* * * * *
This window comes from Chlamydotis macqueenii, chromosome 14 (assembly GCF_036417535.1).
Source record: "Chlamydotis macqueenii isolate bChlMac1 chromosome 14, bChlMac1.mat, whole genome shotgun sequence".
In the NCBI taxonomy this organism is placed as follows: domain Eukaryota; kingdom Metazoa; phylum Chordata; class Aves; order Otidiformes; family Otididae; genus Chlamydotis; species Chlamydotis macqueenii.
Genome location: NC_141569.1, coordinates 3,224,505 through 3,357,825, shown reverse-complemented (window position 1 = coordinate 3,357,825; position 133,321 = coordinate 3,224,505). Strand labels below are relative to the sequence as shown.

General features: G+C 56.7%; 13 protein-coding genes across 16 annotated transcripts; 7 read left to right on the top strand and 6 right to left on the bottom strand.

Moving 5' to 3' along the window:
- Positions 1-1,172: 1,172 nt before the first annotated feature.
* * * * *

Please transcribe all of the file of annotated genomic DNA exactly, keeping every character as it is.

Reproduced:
This window comes from Chlamydotis macqueenii, chromosome 14 (assembly GCF_036417535.1).
Source record: "Chlamydotis macqueenii isolate bChlMac1 chromosome 14, bChlMac1.mat, whole genome shotgun sequence".
In the NCBI taxonomy this organism is placed as follows: domain Eukaryota; kingdom Metazoa; phylum Chordata; class Aves; order Otidiformes; family Otididae; genus Chlamydotis; species Chlamydotis macqueenii.
Genome location: NC_141569.1, coordinates 3,224,505 through 3,357,825, shown reverse-complemented (window position 1 = coordinate 3,357,825; position 133,321 = coordinate 3,224,505). Strand labels below are relative to the sequence as shown.

General features: G+C 56.7%; 13 protein-coding genes across 16 annotated transcripts; 7 read left to right on the top strand and 6 right to left on the bottom strand.

Moving 5' to 3' along the window:
- Positions 1-1,172: 1,172 nt before the first annotated feature.